A new report shows that Maryland's government is neither as transparent as Texas' nor as opaque as Mississippi's in the information offered on its Web sites. The Free State, tied for 18th place out of 50, can claim to be on the clear side of translucent government."
"The Freedom of Information Act makes government more transparent. Shedding light on public information helps citizens remain vigilant against government malfeasance, and helps elected officials by clearing the air surrounding controversial issues.
Requests for public information are common. But when Casa de Maryland filed a Freedom of Information Act request with the Frederick County Sheriff’s Office to obtain documents detailing training and arrest records, some of our elected officials balked. Frederick Mayor Jeff Holtzinger calls Casa de Maryland’s legal request "an outrageous waste of taxpayer money.” Sheriff Chuck Jenkins calls it "absolutely outrageous.” Both leaders are wrong."
"One of our main goals in this newsroom is to make full and thorough use of two laws intended to make government as transparent as possible.
Under these acts, the public -- that's right, anyone -- can make a request to government to reveal anything considered public information."
"An attorney for the Somerset County Sanitary Commission who filed a Freedom of Information Act request for state documents has been told it will cost him more than $200,000 for photocopies and clerical work.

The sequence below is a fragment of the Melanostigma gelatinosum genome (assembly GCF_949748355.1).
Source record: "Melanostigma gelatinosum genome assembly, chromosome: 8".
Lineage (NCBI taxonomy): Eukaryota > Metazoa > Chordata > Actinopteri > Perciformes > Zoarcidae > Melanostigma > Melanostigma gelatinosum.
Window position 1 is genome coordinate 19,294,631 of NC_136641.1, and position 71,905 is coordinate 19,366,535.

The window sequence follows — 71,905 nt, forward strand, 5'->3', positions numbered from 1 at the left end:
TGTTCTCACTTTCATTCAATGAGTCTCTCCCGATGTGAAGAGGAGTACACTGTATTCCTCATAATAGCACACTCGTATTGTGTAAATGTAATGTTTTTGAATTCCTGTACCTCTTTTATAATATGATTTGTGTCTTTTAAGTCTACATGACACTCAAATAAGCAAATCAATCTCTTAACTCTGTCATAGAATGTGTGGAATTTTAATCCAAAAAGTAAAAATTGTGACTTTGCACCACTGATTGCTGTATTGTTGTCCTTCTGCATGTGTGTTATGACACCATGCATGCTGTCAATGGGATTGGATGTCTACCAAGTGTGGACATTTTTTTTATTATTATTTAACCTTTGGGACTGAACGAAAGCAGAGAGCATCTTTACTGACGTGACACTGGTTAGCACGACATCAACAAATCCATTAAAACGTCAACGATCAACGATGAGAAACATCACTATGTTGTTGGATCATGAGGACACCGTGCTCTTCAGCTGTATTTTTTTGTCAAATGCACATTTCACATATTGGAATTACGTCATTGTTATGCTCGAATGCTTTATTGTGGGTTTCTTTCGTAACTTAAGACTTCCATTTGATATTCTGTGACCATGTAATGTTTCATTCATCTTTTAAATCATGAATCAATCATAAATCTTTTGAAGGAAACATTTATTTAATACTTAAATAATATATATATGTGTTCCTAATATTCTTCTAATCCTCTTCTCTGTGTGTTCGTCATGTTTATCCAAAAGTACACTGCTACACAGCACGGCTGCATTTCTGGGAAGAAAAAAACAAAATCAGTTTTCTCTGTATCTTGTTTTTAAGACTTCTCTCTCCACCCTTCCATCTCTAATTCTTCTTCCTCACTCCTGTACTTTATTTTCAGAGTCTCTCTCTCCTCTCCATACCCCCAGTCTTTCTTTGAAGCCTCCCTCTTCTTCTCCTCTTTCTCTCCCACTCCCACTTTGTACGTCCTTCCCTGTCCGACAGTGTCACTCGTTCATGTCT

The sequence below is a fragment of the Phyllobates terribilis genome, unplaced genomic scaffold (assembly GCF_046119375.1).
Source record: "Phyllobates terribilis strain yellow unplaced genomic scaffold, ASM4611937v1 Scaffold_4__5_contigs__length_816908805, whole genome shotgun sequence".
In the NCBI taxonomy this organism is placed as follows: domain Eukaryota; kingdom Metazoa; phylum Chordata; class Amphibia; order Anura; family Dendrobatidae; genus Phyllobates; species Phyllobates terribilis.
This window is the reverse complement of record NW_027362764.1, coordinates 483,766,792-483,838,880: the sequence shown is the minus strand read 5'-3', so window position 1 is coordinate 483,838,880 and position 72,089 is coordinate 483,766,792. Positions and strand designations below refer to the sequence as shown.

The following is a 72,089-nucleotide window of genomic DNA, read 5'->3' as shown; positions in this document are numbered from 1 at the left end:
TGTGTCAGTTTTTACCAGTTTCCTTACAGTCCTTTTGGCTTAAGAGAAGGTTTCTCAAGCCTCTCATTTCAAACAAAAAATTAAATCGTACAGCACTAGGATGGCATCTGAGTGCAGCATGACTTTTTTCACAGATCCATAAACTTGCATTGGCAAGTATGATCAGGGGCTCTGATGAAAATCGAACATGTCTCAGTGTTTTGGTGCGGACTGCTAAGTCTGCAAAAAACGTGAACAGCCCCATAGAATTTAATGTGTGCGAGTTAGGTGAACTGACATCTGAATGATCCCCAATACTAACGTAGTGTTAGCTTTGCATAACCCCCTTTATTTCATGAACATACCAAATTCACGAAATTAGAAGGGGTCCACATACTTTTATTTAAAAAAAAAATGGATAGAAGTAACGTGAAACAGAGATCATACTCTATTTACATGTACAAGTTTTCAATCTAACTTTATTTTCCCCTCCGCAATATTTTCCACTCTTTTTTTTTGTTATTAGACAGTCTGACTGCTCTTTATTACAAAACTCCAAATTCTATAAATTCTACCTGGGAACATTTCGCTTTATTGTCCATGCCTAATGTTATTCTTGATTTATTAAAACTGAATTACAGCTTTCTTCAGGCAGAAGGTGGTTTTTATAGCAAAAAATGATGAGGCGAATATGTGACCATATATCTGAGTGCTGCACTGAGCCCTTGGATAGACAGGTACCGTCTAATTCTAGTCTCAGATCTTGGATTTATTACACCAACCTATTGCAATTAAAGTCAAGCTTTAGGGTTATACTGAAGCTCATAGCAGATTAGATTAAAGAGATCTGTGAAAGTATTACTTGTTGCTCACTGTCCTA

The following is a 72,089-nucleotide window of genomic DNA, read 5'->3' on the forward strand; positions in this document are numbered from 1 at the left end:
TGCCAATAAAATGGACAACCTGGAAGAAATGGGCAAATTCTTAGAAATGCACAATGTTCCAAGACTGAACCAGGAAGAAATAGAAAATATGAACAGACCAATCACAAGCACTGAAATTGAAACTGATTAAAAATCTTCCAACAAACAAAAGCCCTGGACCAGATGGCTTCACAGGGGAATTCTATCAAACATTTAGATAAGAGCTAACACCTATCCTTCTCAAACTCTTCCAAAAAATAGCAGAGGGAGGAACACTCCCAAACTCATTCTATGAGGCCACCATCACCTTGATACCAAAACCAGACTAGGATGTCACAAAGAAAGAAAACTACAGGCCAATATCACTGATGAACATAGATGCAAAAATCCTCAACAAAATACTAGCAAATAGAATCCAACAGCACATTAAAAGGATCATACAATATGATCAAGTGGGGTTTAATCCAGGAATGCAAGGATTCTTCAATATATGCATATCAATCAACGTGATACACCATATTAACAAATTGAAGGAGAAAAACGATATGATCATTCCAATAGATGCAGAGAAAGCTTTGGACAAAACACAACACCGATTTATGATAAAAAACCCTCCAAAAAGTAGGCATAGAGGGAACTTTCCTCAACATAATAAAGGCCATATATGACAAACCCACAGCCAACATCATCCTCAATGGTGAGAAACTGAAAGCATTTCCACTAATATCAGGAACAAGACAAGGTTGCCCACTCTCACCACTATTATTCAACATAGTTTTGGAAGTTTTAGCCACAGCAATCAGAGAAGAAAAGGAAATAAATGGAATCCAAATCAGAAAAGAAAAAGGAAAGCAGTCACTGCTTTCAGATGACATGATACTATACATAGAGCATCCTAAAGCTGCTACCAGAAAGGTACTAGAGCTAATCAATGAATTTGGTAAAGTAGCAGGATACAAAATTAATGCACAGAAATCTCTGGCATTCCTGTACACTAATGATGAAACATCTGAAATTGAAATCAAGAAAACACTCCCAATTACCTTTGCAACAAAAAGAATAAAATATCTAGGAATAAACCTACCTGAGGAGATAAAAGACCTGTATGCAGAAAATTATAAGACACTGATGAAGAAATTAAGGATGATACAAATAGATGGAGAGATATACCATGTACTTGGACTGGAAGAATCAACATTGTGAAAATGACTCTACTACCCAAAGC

"That's a lot of reproduction," said attorney Robin Cockey, who is representing the Sanitary Commission in a lawsuit against the Maryland Department of the Environment. "I've never seen anything like this."
Cockey said he was "a little surprised" at the charges.
"Times are tight," he said. "Maybe this is the way they raise revenue at the Department of the Environment.""
"Frederick's mayor has a solution that he said could help the county and city's economic crunch and all of the controversy surrounding Frederick County Sheriff Chuck Jenkins and Casa de Maryland: send the nonprofit's state funding to the city.
Mayor W. Jeff Holtzinger spoke out against the lawsuit, deposition, and consequent sanctions that Casa de Maryland recently brought against the sheriff in a Public Information Act suit, where the group seeks extensive records regarding arrests made under the county's 287g program.
Casa has long battled the county's participation in the U.S. Immigration and Customs Enforcement's local immigration enforcement program. It came to a head last month when Jenkins did not attend a deposition. The group then filed papers to impose sanctions on the sheriff, which includes paying for the group's legal fees."
"The state's largest immigrant advocacy group, CASA de Maryland, is asking the Montgomery County Circuit Court to compel Frederick County Sheriff Chuck Jenkins to give a deposition.